Colombo (News 1st): Officials of the Central Environmental Authority (CEA) inspected the garbage dump located at a private company space within the Katunayake Free Trade Zone.
In an investigation carried out by the CEA, it was revealed that 130 containers were brought into the country by this private company in 2017 using a gazette issued in 2013. 57 containers out of these containers had been re-exported and 72 containers are at Katunayake.
Director of the Hazardous and Chemical Waste Management Unit at the CEA Ajith Weerasundara noted that they were able to see mattresses and carpets that were with waste. He said as per the company, the containers arrived in the country as a mistake. He went onto note that following inspections they informed the company that the garbage has to be sent back to the country of origin.
Does the Central Environmental Authority, the apex institution for the protection of the environment of our motherland, accept that this garbage was brought in to the country as a result of a mistake?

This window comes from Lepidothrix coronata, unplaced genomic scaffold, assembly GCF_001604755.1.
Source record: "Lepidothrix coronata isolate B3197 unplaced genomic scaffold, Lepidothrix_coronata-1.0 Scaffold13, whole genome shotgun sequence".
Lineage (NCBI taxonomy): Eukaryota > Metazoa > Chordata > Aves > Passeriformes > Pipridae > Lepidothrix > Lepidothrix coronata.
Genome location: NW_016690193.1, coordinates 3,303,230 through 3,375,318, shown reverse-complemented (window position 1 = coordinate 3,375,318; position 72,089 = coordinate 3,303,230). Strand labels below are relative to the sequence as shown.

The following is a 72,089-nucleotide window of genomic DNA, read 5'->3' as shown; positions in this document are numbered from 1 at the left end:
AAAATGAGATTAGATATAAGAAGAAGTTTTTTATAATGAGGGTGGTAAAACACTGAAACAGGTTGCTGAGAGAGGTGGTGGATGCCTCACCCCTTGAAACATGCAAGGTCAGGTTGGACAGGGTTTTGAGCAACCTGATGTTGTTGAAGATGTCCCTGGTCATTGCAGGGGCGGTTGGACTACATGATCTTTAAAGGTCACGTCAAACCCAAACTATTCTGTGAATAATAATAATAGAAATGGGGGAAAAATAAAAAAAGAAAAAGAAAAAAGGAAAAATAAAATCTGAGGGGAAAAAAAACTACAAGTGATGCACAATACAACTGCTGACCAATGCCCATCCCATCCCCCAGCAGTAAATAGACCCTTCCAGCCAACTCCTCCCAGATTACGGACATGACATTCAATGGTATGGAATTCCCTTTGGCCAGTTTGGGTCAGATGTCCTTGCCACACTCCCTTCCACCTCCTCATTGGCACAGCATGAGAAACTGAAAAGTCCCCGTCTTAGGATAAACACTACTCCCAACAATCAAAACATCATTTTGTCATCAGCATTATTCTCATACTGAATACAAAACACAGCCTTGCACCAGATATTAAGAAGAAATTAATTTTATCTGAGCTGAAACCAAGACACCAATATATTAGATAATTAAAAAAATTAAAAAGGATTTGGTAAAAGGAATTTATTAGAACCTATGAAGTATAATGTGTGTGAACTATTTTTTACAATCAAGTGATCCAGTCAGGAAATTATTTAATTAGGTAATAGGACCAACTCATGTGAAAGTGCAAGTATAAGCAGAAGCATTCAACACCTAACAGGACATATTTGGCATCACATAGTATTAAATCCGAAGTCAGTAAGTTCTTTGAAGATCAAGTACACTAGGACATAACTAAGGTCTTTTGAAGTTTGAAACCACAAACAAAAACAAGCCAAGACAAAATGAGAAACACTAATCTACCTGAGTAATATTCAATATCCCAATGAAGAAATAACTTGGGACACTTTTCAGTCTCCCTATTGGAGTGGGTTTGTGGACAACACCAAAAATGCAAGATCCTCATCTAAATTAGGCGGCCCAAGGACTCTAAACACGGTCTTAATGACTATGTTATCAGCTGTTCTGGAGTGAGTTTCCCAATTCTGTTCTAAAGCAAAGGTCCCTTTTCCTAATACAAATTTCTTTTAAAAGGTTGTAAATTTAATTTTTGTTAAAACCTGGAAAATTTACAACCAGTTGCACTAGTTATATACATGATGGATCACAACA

Former Secretary of the Ministry of Environment Professor Padmini Batuwitage said the Basel Convention is an international convention with 187 signatory countries and Sri Lanka ratified the convention in 1992. She noted that if any form of waste is to be exported to another country, the permission of that country must be sought first and in Sri Lanka, the competent authority for that is the Central Environmental Authority. She added that at that time they took a policy decision and got cabinet approval for it.
Attorney at law Jagath Gunawardena speaking on the matter noted that if someone claims that this was brought down by mistake, there is a big issue there. He said the initial issue is whether this has been sent by the company that is sending it as a result of mistake or whether they have declared this under false interpretations to the customs.
He said if it is the 2nd factor, or if it is what it seems like with the available facts, the legal status is very clear. Gunawardena noted that as per the customs ordinance, it can under the provisions of law for importing goods under false or fake pretences and re-export, these containers and the company that was involved in bringing this down can be fined and other punishments could be given under the provisions of the customs ordinance and other laws.
It is strictly illegal to import garbage into the country. Is it, therefore justifiable to merely re-export the said consignments without legal action being taken against the perpetrators of this unconscionable act?